Going-to-the-Sun Road Avalanche Forecasting Program

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As the most popular attraction in Glacier National Park (GNP), the Going-to-the-Sun Road traverses scenic alpine zones and crosses the Continental Divide at Logan Pass (2026m or 6,647' elevation).  The Park closes a 56km (34.8 mile) section of the road each winter due to inclement weather, heavy snowfall, and avalanche hazards. Annual spring opening of the road is a highly anticipated event for visitors and the regional economy is strongly tied to the road’s accessibility.  Efforts to open the road each spring rely on a USGS-National Parks Service (NPS) partnership based on the expertise of USGS avalanche scientists, who provide on-site forecasting for NPS plowing efforts.  The applied research from ongoing USGS avalanche studies supports forecasting efforts that guide the safety of this hazardous plowing operation. 

It requires heavy machinery to remove snow and debris along the road. In this image, crews are removing 20+ feet of snow from th

It requires heavy machinery to remove snow and debris along the road. In this image, crews are removing 20+ feet of snow from the Rim Rock area near Logan Pass along the Going-to-the-Sun Road. Public domain

After 12 years of construction, the Going-to-the-Sun-Road (GTTSR) opened in 1933 as a narrow, two-lane road bisecting the park and showcasing 80km (49.7 miles) of stunning Rocky Mountain scenery. The seasonal nature of the road’s accessibility is determined by the avalanche risk that exists in the alpine sections of the road. Snowfall generally closes the road in October and snow removal begins in April, with the road opening, on average, around June 9. 

In 2002, GNP instituted its first formal avalanche hazard forecasting program for snow removal operations. For the 2003 season, GNP established a daily forecasting program with two full-time avalanche specialists. During the season, which typically runs from April through June, equipment operators removing snow from the upper 23km (14.3 mile) segment of the GTTSR are exposed to a variety of avalanche hazards, including loose snow avalanches, wet and dry slab avalanches, and glide avalanches. In this road section, the GTTSR lies mid-track in numerous large avalanche paths capable of destructive class 4 slides.

The avalanche paths threatening the GTTSR are predominantly sunny, windward slopes (Figure 3). The paths east of the divide face east through south; those west of the divide face southwest through west. The exceptions are in the bowl-shaped start zones of the larger west-side paths, such as Haystack Creek, Big Bend, and Triple Arches. Parts of these bowls also face west-northwest through northwest. Some west side paths are also shaded each morning by the narrow spine of the Continental Divide known as The Garden Wall, which rises 75-275m (246'-902') above the start zones.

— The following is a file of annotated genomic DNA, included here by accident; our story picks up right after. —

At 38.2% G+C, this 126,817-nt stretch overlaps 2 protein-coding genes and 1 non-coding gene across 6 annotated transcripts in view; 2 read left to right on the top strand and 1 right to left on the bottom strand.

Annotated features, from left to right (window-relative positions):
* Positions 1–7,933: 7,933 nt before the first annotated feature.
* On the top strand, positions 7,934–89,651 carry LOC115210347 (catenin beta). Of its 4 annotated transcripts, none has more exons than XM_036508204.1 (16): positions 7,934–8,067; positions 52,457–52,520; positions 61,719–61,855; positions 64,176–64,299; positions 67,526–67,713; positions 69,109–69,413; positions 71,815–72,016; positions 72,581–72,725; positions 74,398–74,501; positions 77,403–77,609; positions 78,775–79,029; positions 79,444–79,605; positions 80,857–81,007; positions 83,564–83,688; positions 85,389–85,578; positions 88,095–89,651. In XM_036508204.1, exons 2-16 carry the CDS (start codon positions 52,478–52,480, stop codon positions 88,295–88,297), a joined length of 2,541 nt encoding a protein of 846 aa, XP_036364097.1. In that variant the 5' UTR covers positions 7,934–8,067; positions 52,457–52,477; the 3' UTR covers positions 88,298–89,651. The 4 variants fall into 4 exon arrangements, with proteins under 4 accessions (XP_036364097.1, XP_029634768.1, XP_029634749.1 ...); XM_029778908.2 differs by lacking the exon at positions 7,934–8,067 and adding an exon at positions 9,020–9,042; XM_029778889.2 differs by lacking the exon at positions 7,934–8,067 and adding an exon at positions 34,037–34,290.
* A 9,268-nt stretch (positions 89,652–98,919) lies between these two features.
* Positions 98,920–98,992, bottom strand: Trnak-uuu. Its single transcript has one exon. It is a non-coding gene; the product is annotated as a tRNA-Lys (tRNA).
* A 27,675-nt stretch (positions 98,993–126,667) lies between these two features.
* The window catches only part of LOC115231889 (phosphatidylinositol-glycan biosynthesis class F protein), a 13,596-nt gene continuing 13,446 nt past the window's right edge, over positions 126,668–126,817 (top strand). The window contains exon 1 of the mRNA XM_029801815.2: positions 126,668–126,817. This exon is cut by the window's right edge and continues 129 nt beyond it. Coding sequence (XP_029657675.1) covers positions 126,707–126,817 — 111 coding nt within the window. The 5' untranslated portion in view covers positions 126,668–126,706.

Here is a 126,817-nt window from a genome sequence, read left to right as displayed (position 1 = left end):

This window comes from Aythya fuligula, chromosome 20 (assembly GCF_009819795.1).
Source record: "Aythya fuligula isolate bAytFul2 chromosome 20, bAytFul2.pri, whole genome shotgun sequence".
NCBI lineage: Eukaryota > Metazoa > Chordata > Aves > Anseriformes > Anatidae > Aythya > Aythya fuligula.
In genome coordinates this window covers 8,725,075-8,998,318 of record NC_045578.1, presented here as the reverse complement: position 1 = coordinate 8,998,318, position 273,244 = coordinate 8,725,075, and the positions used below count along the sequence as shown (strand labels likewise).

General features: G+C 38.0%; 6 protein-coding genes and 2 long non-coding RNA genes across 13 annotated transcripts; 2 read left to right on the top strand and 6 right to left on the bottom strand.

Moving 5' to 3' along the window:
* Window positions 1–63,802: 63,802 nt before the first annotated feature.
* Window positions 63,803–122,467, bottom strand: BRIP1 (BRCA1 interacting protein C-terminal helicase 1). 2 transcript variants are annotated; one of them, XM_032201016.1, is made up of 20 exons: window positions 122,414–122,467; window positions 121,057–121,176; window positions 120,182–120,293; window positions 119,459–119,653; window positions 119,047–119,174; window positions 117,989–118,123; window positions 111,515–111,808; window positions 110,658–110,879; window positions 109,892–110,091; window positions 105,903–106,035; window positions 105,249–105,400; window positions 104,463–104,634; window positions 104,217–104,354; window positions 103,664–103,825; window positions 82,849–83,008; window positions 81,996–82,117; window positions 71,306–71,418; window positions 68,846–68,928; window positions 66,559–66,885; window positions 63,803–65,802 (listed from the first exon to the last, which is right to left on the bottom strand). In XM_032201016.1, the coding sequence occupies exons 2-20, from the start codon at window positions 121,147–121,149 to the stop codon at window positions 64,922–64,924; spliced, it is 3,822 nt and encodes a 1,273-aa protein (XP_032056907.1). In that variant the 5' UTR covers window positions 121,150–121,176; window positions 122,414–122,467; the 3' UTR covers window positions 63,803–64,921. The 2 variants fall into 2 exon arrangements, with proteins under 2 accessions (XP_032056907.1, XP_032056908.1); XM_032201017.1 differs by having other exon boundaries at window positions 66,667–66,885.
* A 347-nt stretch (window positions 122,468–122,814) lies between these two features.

This orientation towards the sun is a significant factor in springtime avalanche conditions. The start zones are subject to direct solar radiation much of the day and temperature swings can be dramatic. The site’s mid-hemisphere latitude (48o 40’ N) and the time of year magnify insolation. Although the latitude means short days and weak insolation in the winter, it makes for longer periods of ever-more intense insolation – and shorter periods of freeze – as the season progresses.

In addition to forecasting, the program also provides real-time snow safety. During the workday, the equipment operators are in avalanche tracks where stability assessment is difficult at best, and it is of utmost importance that they remain focused on the mentally-demanding task of keeping their equipment on the narrow roadbed. Our mobility affords us access to avalanche starting zones above the work area, where we can effectively monitor changing snow conditions during the day. This monitoring provides an additional margin of safety to the crew during periods of rapidly decreasing stability, or it allows them to work longer when the hazard is not increasing as expected.

A map detailing the Going-to-the-Sun Road and the 40+ avalanche paths that can affect the road.

A map detailing the Going-to-the-Sun Road and the 40+ avalanche paths that can affect the road.

The avalanche program has increased avalanche awareness among equipment operators through regular avalanche safety training. Although the plowing crew does not need to understand the intricacies of snow stability evaluation, a working knowledge of avalanche terminology and mechanics provides them with tools to make independent decisions when necessary and establishes a common language for sharing information. Further, in the event of an avalanche incident the equipment operators will likely be the first responders, so hands-on rescue training with avalanche beacons, shovels, and probes is imperative and is provided annually.

Excerpted from: Reardon, Blase and Lundy, Chris. 2004. Forecasting for natural avalanches during spring opening of the Going-to-the-Sun Road, Glacier National Park, USA. Proceedings of the International Snow Science Workshop. Jackson, Wyoming. September 19-24, 2004.

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